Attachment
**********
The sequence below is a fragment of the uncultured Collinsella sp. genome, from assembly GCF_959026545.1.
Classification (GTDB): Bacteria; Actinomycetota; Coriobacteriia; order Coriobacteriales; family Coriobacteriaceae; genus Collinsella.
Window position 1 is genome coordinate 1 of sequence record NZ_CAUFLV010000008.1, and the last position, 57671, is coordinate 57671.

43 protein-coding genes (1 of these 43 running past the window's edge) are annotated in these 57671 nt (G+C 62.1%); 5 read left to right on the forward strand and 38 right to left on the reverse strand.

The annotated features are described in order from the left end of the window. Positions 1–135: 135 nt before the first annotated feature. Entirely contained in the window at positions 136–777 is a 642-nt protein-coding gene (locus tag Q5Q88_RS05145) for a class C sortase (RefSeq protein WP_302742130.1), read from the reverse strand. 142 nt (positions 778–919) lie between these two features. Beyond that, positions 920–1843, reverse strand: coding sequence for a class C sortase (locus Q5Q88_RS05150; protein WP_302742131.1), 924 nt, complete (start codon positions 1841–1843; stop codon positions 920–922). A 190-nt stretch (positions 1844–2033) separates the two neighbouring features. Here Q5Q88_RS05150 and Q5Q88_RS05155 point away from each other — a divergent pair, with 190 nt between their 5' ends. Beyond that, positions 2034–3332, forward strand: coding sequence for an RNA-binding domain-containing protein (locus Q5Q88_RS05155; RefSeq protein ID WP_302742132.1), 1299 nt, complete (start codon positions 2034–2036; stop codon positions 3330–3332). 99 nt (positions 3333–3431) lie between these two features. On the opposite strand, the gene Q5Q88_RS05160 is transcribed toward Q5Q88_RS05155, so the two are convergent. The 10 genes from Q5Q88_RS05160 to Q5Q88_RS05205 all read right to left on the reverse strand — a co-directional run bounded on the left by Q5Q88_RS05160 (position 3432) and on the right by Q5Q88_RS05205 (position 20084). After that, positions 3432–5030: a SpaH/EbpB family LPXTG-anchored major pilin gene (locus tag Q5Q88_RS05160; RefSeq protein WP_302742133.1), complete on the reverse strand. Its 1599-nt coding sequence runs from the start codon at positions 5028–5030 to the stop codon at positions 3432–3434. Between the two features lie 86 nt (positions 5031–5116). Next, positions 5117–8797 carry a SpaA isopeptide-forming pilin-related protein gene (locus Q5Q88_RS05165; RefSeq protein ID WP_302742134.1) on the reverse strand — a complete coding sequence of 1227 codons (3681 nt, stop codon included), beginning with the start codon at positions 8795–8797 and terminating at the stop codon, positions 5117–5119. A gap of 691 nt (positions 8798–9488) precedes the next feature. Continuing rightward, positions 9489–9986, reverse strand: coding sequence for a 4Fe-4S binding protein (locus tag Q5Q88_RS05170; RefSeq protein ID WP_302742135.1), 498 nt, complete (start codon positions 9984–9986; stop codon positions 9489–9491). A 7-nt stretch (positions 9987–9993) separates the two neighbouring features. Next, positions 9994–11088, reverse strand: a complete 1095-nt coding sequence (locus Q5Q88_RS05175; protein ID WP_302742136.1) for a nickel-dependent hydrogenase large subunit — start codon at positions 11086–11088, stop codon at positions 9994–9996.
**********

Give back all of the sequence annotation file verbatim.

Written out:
The sequence below is a fragment of the uncultured Collinsella sp. genome, from assembly GCF_959026545.1.
Classification (GTDB): Bacteria; Actinomycetota; Coriobacteriia; order Coriobacteriales; family Coriobacteriaceae; genus Collinsella.
Window position 1 is genome coordinate 1 of sequence record NZ_CAUFLV010000008.1, and the last position, 57671, is coordinate 57671.

43 protein-coding genes (1 of these 43 running past the window's edge) are annotated in these 57671 nt (G+C 62.1%); 5 read left to right on the forward strand and 38 right to left on the reverse strand.

The annotated features are described in order from the left end of the window. Positions 1–135: 135 nt before the first annotated feature. Entirely contained in the window at positions 136–777 is a 642-nt protein-coding gene (locus tag Q5Q88_RS05145) for a class C sortase (RefSeq protein WP_302742130.1), read from the reverse strand. 142 nt (positions 778–919) lie between these two features. Beyond that, positions 920–1843, reverse strand: coding sequence for a class C sortase (locus Q5Q88_RS05150; protein WP_302742131.1), 924 nt, complete (start codon positions 1841–1843; stop codon positions 920–922). A 190-nt stretch (positions 1844–2033) separates the two neighbouring features. Here Q5Q88_RS05150 and Q5Q88_RS05155 point away from each other — a divergent pair, with 190 nt between their 5' ends. Beyond that, positions 2034–3332, forward strand: coding sequence for an RNA-binding domain-containing protein (locus Q5Q88_RS05155; RefSeq protein ID WP_302742132.1), 1299 nt, complete (start codon positions 2034–2036; stop codon positions 3330–3332). 99 nt (positions 3333–3431) lie between these two features. On the opposite strand, the gene Q5Q88_RS05160 is transcribed toward Q5Q88_RS05155, so the two are convergent. The 10 genes from Q5Q88_RS05160 to Q5Q88_RS05205 all read right to left on the reverse strand — a co-directional run bounded on the left by Q5Q88_RS05160 (position 3432) and on the right by Q5Q88_RS05205 (position 20084). After that, positions 3432–5030: a SpaH/EbpB family LPXTG-anchored major pilin gene (locus tag Q5Q88_RS05160; RefSeq protein WP_302742133.1), complete on the reverse strand. Its 1599-nt coding sequence runs from the start codon at positions 5028–5030 to the stop codon at positions 3432–3434. Between the two features lie 86 nt (positions 5031–5116). Next, positions 5117–8797 carry a SpaA isopeptide-forming pilin-related protein gene (locus Q5Q88_RS05165; RefSeq protein ID WP_302742134.1) on the reverse strand — a complete coding sequence of 1227 codons (3681 nt, stop codon included), beginning with the start codon at positions 8795–8797 and terminating at the stop codon, positions 5117–5119. A gap of 691 nt (positions 8798–9488) precedes the next feature. Continuing rightward, positions 9489–9986, reverse strand: coding sequence for a 4Fe-4S binding protein (locus tag Q5Q88_RS05170; RefSeq protein ID WP_302742135.1), 498 nt, complete (start codon positions 9984–9986; stop codon positions 9489–9491). A 7-nt stretch (positions 9987–9993) separates the two neighbouring features. Next, positions 9994–11088, reverse strand: a complete 1095-nt coding sequence (locus Q5Q88_RS05175; protein ID WP_302742136.1) for a nickel-dependent hydrogenase large subunit — start codon at positions 11086–11088, stop codon at positions 9994–9996.